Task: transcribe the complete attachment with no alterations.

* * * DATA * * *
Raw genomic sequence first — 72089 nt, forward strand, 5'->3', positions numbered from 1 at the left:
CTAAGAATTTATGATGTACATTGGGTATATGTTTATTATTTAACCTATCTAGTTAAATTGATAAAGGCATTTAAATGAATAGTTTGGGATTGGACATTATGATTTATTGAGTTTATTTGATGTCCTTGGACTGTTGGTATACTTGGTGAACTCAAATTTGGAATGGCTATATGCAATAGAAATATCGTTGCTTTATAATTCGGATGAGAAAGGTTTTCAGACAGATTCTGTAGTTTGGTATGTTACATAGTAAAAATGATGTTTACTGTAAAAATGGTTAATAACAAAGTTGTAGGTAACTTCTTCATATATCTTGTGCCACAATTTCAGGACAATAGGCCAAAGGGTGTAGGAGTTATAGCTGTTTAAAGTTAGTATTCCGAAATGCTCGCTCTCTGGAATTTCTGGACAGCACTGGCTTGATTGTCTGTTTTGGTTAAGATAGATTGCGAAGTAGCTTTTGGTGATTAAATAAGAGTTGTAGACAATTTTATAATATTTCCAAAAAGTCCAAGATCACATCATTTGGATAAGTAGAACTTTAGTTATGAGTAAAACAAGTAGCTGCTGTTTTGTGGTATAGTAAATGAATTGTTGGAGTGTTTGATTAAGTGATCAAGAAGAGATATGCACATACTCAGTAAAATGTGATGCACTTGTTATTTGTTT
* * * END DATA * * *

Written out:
Raw genomic sequence first — 72089 nt, forward strand, 5'->3', positions numbered from 1 at the left:
CTAAGAATTTATGATGTACATTGGGTATATGTTTATTATTTAACCTATCTAGTTAAATTGATAAAGGCATTTAAATGAATAGTTTGGGATTGGACATTATGATTTATTGAGTTTATTTGATGTCCTTGGACTGTTGGTATACTTGGTGAACTCAAATTTGGAATGGCTATATGCAATAGAAATATCGTTGCTTTATAATTCGGATGAGAAAGGTTTTCAGACAGATTCTGTAGTTTGGTATGTTACATAGTAAAAATGATGTTTACTGTAAAAATGGTTAATAACAAAGTTGTAGGTAACTTCTTCATATATCTTGTGCCACAATTTCAGGACAATAGGCCAAAGGGTGTAGGAGTTATAGCTGTTTAAAGTTAGTATTCCGAAATGCTCGCTCTCTGGAATTTCTGGACAGCACTGGCTTGATTGTCTGTTTTGGTTAAGATAGATTGCGAAGTAGCTTTTGGTGATTAAATAAGAGTTGTAGACAATTTTATAATATTTCCAAAAAGTCCAAGATCACATCATTTGGATAAGTAGAACTTTAGTTATGAGTAAAACAAGTAGCTGCTGTTTTGTGGTATAGTAAATGAATTGTTGGAGTGTTTGATTAAGTGATCAAGAAGAGATATGCACATACTCAGTAAAATGTGATGCACTTGTTATTTGTTT